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Dealing with the loss of a baby.
Miscarriage in general
Member Name: loopy-lou33
Miscarriage in general
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I am writing this in the hope that it may help someone who is reading and may have gone through a similar situation.
When my oldest son, who is now 9, was seven months old, I became pregnant with my second child. I was overjoyed at the prospect of having two children so close together, although a little daunted for the same reason! I had no reson to believe that I would have any problems with the pregnancy. As far as I knew, nobody in our family had ever had a miscarriage before, and I suppose I felt "immune", like it could never happen to me.
When you first find out you are having a baby, all you can concentrate on is getting to the magical 13 week point, at which the risk of miscarriage is greatly lessened. I remember getting to that point and heaving a huge sigh of relief, glad that the pregnancy seemed to be going so smoothly. It was a few days after that, when I started to notice a few drops of brown blood when I went to the toilet. I was a bit alarmed, but a visit to the doctor reasured me that there was nothing to worry about.
However, the bleeding did not stop, and a few days later, I checked into the early bleed clinic at the local hospital to have a scan. I was due to have a scan anyway that week. I still felt confident that there was no problem with the baby, and that this was just a "blip" in proceedings.
As I lay down for the scan, the sonographer rubbed the scanner over my belly. She seemed to have trouble finding anything. She kept moving the scanner around for what seemed like ages, before a small mass appeared on the screen. It was not moving.
I looked at the mass, and started to worry, as it looked so different from the scan I'd had taken in my first pregnancy. The sonographer seemed to take measurements and zoom into the picture before telling me that she couldn't detect a heartbeat. I kept looking hopefully at the screen, wishing that I could detect some sort of movement, but the horrible truth was that I was looking at a dead baby. When I realised that, I turned away from the screen.
Apperently, the baby died at 10-11 weeks. On the day I had celebrated reaching my thirteenth week, the baby had already been dead for some time. I felt very numb, upset and unreal, as if all this was happening to someone else. I left the hospital in a daze, hugging my little boy, who had no idea he had just lost a sibling, and couldn't understand why mummy was crying.
I got home and phoned everyone. It was horrible having to break the news to my family, especially dad, who started crying. I felt so many emotions over the following weeks and months. Firstly, I felt quite bitter towards my husband, who didn't seem to be grieving as much as me. He hadn't thought of it as a real baby, so I felt quite alone in my grief, and this was really hard for us both. I also seemed to notice baby things everywhere, on posters, on TV and moms with prams wherever I looked! These were harsh reminders. I struggled with the idea that I must have done something wrong, or maybe I had simply not wanted the baby enough. Well meaning friends felt they needed to share their stories of miscarriage with me, but I didn't want to listen. It was all too raw. Of course, you also have to face people who don't realise what has happened and ask how the pregnacy is going, and you find yourself having to relate everything all over again. It is awful.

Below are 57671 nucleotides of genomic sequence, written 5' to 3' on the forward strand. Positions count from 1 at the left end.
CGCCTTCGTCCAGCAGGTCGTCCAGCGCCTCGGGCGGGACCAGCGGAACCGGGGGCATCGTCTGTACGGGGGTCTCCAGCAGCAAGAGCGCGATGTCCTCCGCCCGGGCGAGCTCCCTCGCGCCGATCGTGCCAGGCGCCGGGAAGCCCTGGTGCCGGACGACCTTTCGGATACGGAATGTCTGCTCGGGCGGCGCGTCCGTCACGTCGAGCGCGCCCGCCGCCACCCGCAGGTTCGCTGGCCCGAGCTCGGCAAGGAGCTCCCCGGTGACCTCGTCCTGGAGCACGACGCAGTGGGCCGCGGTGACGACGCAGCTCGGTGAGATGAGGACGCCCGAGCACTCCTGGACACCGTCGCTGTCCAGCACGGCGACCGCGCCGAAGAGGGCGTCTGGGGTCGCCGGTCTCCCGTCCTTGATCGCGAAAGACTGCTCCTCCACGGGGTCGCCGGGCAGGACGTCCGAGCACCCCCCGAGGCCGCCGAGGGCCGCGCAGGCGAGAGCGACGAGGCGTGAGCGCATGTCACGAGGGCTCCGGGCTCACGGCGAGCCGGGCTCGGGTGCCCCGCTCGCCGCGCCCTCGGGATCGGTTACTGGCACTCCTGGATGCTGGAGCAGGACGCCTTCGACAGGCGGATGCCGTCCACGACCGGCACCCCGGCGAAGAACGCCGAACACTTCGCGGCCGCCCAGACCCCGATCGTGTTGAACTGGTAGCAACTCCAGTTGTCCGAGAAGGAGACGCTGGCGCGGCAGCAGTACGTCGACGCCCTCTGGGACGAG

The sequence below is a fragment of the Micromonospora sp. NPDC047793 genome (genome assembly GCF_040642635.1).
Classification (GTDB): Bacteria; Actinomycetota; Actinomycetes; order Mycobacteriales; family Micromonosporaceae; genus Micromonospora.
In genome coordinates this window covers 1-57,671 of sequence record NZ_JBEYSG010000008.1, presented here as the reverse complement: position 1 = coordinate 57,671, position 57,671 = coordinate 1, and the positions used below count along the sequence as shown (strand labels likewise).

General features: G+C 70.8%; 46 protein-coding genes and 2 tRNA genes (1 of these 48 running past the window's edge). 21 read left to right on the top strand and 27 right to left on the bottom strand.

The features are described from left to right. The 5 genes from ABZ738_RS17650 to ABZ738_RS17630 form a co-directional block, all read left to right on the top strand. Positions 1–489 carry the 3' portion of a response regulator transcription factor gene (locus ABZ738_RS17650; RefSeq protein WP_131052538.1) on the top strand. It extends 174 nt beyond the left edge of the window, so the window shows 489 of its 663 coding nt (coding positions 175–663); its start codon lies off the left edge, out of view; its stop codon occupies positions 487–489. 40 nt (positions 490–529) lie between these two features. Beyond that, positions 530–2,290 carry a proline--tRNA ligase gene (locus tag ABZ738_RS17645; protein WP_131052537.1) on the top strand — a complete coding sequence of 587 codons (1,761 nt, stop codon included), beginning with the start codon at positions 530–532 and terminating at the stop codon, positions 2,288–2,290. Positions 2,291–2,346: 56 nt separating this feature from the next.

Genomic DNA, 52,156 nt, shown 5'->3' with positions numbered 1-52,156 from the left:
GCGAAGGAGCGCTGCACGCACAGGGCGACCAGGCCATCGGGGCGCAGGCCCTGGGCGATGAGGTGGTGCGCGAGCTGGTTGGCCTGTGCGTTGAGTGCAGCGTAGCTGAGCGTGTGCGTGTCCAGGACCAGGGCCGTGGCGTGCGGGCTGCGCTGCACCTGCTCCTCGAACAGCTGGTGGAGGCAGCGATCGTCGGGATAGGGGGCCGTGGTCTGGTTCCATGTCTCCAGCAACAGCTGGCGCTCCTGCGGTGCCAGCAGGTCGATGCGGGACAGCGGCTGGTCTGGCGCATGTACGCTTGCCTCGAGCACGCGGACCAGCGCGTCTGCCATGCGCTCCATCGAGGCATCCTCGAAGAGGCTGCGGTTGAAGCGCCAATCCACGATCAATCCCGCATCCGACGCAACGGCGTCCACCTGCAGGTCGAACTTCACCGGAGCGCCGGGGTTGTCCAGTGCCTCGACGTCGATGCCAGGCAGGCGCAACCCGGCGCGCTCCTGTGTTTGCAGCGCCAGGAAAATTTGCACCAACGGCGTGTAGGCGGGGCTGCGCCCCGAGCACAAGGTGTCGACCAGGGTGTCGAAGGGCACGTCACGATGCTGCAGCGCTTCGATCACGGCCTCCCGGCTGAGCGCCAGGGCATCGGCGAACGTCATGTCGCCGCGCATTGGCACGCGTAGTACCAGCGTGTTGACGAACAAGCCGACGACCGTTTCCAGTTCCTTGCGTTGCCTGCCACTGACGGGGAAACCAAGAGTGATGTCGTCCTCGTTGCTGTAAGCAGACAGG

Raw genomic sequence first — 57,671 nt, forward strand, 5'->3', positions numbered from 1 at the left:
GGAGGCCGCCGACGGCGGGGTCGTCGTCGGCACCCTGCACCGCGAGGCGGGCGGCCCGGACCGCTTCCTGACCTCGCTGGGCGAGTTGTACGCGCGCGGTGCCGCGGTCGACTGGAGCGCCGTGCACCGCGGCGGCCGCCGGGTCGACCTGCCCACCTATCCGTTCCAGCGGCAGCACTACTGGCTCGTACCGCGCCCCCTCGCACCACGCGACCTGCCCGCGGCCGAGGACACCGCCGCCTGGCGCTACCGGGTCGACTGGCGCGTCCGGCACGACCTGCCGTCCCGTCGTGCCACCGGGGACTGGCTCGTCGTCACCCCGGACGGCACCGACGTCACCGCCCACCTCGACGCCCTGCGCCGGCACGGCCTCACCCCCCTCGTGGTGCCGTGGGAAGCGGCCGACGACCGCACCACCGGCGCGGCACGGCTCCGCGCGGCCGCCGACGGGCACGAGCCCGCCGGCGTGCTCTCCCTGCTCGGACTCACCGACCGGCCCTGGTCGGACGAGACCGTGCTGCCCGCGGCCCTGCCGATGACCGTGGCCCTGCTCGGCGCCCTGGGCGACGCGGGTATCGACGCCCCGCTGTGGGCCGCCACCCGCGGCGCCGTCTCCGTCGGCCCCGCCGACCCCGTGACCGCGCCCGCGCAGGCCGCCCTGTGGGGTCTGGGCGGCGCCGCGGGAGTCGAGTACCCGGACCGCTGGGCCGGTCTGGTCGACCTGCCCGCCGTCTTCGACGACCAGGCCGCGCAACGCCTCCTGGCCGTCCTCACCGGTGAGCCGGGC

Time passed, and we decided to do something positive in memory of our baby. We paid the woodland trust to dedicate a tree in memory of the baby. They sent us a certificate, with a short piece I had written in the baby's memory. The woods where the tree is located were in Devon, a favourite holiday destination of ours. This would serve as a reminder that the baby had existed, and would never be forgotten.
I think about the baby from time to time, but the pain becomes less every passing year. A year after the baby would have been born, in December, I gave birth to a daughter, and in June, exactly four years after my miscarriage, I had a baby boy. These happy events helped to ease the pain that these times of the year held for me. The children know about what happened, and occasionaly ask questions about it, wondering what their brother or sister would have looked like, but the irony is, that if that baby had been born, I would have had a completely different family, and my daughter wouldn't have been born.
Everyone deals with these things in their own way. For me, time has been a healer, as well as the joy I find in my family. I hope that this experience has given my more empathy and understanding towards others, and has contibuted something of worth to who I am as a person. My baby may have had a very short life, but it did exist, and holds a cherished place in my heart, and that is what matters to me.
Thank you for reading. I hope this helps someone.
Summary: My heart goes out to anyone who has experienced this kind of loss.
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